The Federal Reserve Bank has been a controversial institution since the founding of our country. Thomas Jefferson hated the idea, Alexander Hamilton championed the notion and prevailed. Jefferson bemoaned Hamilton’s ambitions in a letter to James Monroe: “We are ruined Sir, if we do not over-rule the principles that ‘“the more we owe, the more prosperous we shall be.’” (James Monroe, A Life by, Tim McGrath.) The argument continues today.
It is no secret that easy monetary policy, which began in earnest during the Great Recession of 2008-2009, fuels higher stock prices. In December 2008 the Fed initiated “quantitative easing” and by March 9, 2009 stocks began a 10-year bull run. The Fed’s balance sheet grew over the ensuing six years to $4.5 trillion. Fast forward to March of 2020, as the economy shut down due to the Great Virus Crisis (aptly named by Dr. Ed Yardeni). The Fed acted swiftly and powerfully, snapping up corporate bonds and ETFs to provide liquidity to the credit markets. The balance sheet has ballooned to approximately $7 trillion in a matter of months.
Jerome Powell and friends have likely ensured the 2020 recession will be the shortest on record. And with the Fed backstopping financial assets, it is no surprise that stocks have rallied furiously off the March 23rd bottom.
On November 2nd of 2019, after the Fed eased interest rates, I wrote about the potential boon to stock prices and your 401(k).
And then on February 23rd of 2020 as the market hit new highs, I suggested investors take a fresh look at 401(k) allocations (which is something you should be doing on a regular basis) and increase contributions, if possible, during any sell-off.
Perhaps now is the time to consider increasing your exposure to growth stocks. Why? Because there is an inverse correlation between the rise in the Fed’s balance sheet and the velocity of money. Think of the velocity of money as Dolly Levi opined in the 1964 musical Hello, Dolly!: “Money, pardon the expression, is like manure. It’s not worth a thing unless it’s spread around, encouraging young things to grow.” If money is sitting on the Fed’s balance sheet it isn’t “encouraging young things to grow.” Why is that good for growth stocks?. Stay with me.
Since the Great Financial Crisis—when the Fed expanded its balance sheet materially—the U.S. economy experienced one of the slowest recoveries in history and value stocks dramatically underperformed growth stocks. It is possible that trend will continue. While the economy is recovering quickly as states and communities reopen, consider that it may take some time for sustainable growth to return. When economic growth is slow, investors are willing to pay up for companies that can grow their revenues and earnings potentially driving growth stock prices up faster than the market as a whole.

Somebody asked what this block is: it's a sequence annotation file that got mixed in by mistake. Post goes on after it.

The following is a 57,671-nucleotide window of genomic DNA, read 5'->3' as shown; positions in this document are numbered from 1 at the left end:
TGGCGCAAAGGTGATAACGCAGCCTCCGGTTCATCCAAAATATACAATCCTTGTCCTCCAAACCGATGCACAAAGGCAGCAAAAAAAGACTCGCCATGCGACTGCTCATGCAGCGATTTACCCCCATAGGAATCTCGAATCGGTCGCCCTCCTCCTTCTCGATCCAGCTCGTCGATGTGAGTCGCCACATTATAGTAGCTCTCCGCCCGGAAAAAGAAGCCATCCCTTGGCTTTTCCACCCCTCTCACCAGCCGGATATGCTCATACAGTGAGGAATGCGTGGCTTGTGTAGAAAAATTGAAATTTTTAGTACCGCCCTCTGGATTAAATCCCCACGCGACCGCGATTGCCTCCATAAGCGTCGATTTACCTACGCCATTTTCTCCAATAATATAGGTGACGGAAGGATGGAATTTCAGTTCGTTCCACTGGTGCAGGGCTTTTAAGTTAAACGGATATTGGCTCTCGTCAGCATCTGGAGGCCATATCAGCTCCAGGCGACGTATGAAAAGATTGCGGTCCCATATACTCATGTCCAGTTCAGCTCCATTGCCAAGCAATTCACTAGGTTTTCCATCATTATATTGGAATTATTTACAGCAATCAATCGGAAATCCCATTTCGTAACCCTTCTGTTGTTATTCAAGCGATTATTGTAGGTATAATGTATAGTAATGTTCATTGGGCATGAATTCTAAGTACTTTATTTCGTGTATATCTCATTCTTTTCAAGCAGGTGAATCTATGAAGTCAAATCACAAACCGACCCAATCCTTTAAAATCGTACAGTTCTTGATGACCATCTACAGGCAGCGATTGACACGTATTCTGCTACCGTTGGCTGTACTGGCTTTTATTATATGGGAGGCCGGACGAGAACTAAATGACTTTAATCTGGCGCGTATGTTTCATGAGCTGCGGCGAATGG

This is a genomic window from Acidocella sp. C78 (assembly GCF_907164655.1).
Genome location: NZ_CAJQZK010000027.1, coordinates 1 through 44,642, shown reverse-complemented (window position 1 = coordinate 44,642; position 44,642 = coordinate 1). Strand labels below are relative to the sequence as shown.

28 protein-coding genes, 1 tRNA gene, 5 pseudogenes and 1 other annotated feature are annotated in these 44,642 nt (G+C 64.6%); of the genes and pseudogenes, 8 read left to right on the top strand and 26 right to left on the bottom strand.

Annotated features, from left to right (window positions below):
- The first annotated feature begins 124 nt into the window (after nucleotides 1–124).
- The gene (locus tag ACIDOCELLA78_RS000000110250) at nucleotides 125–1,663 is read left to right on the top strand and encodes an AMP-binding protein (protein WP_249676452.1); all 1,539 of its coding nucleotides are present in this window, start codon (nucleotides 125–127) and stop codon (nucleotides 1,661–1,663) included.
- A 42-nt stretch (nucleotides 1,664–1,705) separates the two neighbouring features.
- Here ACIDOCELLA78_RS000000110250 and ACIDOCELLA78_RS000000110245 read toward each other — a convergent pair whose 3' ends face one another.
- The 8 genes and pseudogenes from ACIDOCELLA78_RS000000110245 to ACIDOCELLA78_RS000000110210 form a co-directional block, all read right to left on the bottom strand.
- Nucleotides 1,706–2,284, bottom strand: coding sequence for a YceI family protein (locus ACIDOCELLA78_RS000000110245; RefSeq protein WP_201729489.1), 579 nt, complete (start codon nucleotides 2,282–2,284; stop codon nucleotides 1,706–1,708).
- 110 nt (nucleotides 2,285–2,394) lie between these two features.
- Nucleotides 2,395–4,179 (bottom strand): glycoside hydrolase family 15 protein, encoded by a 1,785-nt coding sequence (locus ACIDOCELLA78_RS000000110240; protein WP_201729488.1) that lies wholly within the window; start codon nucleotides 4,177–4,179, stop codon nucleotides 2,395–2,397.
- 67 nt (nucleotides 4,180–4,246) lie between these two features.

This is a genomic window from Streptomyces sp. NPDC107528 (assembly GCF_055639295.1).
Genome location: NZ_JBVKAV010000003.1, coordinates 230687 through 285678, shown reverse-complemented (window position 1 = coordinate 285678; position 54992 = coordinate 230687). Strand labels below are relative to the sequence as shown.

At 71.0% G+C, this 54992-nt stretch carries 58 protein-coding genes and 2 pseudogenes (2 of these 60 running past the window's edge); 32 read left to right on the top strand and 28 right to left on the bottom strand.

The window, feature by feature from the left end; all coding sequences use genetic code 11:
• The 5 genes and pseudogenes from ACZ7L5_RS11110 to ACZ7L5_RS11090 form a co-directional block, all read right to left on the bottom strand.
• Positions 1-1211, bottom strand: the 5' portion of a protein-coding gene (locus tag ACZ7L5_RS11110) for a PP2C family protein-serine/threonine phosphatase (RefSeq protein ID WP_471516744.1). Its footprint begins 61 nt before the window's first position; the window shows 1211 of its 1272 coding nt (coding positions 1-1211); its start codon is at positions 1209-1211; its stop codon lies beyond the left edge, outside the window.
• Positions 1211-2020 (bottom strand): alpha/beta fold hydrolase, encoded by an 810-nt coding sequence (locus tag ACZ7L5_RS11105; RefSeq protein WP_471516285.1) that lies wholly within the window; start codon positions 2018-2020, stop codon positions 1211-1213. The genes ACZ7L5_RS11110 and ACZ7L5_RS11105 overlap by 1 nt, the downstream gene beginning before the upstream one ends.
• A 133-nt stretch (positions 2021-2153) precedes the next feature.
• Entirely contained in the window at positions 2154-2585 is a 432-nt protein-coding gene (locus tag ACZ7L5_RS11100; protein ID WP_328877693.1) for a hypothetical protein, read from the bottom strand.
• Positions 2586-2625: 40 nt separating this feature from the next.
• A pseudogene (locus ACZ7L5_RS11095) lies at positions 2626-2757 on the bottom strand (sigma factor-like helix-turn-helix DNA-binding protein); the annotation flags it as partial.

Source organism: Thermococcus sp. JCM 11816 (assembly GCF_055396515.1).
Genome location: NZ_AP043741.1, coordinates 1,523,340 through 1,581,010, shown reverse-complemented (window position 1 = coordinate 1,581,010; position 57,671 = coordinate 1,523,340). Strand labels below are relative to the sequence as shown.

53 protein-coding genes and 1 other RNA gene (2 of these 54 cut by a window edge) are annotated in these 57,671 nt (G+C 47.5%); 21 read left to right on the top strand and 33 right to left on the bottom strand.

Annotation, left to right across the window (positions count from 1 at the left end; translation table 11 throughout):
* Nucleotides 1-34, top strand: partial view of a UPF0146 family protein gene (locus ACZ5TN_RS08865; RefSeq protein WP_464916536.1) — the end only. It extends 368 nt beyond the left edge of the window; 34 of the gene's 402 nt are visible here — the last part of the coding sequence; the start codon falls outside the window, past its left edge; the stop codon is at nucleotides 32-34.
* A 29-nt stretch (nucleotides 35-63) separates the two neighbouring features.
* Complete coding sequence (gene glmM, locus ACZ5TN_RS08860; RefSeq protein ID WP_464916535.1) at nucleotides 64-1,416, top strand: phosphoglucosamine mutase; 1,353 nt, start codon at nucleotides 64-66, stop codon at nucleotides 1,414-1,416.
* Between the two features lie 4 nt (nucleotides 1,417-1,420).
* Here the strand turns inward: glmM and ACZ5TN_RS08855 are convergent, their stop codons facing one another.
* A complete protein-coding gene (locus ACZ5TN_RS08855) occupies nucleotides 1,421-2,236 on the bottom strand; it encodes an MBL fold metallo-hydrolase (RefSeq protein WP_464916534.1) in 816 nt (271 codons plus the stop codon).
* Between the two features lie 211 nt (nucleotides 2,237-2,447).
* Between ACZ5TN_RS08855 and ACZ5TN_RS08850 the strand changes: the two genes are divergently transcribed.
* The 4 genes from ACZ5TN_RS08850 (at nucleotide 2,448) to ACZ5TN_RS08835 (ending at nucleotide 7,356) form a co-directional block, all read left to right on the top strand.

Take a fresh look at your 401(k) allocations and ask yourself the following questions:
- Do my investment allocations reflect my current risk profile and expectations for the future? Managing your 401(k) is not just about your contribution allocations but also requires trimming back holdings that have performed well and adding to those you still have confidence in that have underperformed. Don’t let the market make your asset allocation decision for you.
- Am I taking enough risk? You heard right. In my experience investors often over diversify or simply don’t take enough risk. Even if you are retiring tomorrow you won’t need your entire 401(k) balance that day. Make sure you maintain enough exposure to risk assets that can provide a hedge against inflation.
- What did I learn from the 2020 bear market? Perhaps you learned that your risk tolerance is higher than you thought.
The Fed won’t carry the day forever. But, it is true investors can make money in just about every environment and political climate. Adjusting your 401(k) investments from time to time is prudent. This weekend pause that Netflix or Disney+ stream-fest and review your holdings. I plan to and will be looking for growthier opportunities to round out my holdings.